This medicine relieves anxiety by relaxing the brain and nerves. Diazepam is a member of the benzodiazepine drug class.
If you are taking this medicine at home, make sure you understand all preparation and use instructions from your doctor. Before usage, visually inspect this product for particles or discolouration. If one of these conditions exists, do not use the liquid. Learn how to securely store and dispose of medical supplies.
Giving the medicine into a vein too quickly might result in dangerous negative effects. When administering this drug via a vein, inject it carefully into a big vein.
Despite the fact that it benefits many individuals, this medicine may occasionally lead to addiction. If you have a substance use issue (such as overuse or addiction to drugs/alcohol), your risk may be increased. To reduce the danger of addiction, take this medicine precisely as directed. For further information, see your doctor or pharmacist.
There is evidence that human fetal risk exists throughout pregnancy. The Restricted Substances Act classifies Xanax 2 mg as a Schedule 4 controlled drug (CSA).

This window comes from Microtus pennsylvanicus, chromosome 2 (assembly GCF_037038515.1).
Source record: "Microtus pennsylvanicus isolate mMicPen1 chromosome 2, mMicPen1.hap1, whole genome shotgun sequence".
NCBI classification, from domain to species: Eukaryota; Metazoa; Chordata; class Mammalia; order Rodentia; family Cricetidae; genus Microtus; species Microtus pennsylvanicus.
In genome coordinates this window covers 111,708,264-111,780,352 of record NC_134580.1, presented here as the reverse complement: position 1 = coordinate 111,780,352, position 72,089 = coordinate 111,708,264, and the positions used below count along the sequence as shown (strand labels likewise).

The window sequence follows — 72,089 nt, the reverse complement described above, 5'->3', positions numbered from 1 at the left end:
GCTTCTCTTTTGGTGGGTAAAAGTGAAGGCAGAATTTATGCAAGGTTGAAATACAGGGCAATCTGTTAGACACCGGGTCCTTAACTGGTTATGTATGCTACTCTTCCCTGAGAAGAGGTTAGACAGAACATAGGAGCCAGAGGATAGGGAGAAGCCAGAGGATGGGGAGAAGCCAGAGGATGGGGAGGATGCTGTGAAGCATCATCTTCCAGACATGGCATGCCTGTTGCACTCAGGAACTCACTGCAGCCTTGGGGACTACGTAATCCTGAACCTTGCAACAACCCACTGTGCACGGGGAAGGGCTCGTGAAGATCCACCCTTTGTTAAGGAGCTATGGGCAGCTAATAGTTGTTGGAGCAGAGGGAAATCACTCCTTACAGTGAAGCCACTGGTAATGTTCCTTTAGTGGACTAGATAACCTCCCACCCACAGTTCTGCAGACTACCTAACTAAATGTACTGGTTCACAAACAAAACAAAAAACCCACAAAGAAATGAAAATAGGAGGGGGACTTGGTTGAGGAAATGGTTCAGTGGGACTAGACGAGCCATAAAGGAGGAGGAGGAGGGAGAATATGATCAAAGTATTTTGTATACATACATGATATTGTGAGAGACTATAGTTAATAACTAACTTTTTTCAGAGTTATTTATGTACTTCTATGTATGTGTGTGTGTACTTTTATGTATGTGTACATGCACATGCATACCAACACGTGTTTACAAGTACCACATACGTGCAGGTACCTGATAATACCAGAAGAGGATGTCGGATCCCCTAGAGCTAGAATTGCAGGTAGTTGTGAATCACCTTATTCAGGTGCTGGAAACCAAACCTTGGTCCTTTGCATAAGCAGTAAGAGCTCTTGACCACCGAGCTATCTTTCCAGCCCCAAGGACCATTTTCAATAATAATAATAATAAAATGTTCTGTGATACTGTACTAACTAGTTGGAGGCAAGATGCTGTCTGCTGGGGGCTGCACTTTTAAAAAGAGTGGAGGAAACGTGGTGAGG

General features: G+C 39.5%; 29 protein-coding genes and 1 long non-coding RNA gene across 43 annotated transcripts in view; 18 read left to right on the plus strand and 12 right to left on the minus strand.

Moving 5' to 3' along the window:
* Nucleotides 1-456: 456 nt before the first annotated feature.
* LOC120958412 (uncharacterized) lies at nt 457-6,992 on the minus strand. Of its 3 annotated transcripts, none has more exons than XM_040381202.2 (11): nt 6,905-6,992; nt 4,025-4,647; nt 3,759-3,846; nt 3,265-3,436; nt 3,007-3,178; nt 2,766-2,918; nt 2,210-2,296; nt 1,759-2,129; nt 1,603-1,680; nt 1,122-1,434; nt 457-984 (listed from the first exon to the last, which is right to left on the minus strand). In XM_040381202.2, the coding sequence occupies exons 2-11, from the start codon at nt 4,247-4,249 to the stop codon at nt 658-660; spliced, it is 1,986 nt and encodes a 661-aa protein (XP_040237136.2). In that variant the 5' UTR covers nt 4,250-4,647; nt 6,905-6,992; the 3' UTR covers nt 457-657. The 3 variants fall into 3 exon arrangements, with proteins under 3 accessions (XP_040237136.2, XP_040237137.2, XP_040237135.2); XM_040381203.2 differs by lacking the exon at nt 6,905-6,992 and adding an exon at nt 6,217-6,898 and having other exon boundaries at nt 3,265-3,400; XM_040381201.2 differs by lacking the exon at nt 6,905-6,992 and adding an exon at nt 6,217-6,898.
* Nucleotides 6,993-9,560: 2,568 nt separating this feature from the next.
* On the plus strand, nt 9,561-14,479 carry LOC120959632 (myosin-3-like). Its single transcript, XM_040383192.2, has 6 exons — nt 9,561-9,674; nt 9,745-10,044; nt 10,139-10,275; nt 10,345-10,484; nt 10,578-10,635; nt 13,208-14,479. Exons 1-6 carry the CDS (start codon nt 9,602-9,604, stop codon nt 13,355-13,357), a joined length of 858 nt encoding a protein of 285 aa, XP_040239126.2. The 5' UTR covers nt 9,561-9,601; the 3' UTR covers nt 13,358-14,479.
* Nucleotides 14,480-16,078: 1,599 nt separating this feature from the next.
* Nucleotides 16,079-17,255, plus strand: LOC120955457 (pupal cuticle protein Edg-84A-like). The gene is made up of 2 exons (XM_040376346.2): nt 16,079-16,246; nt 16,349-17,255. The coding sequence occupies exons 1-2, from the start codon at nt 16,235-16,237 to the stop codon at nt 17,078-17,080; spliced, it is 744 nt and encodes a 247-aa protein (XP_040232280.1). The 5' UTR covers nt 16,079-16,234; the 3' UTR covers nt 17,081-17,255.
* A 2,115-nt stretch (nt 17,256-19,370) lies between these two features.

Alprazolam (the main component in Xanax) may have certain undesired side effects in addition to its necessary benefits. Although not all of these adverse effects are possible, if they occur, they may need medical treatment.
Avoid combining Xanax with other benzodiazepines (such as diazepam) or opioids such as oxycodone or hydrocodone. Profound sedation, respiratory depression (abnormally slow and shallow breathing), coma, and death may result. May also interact with several other drugs including those that induce or inhibit CYP 3A hepatic enzymes. Do not use in people taking strong CYP3A inhibitors such as ketoconazole or itraconazole.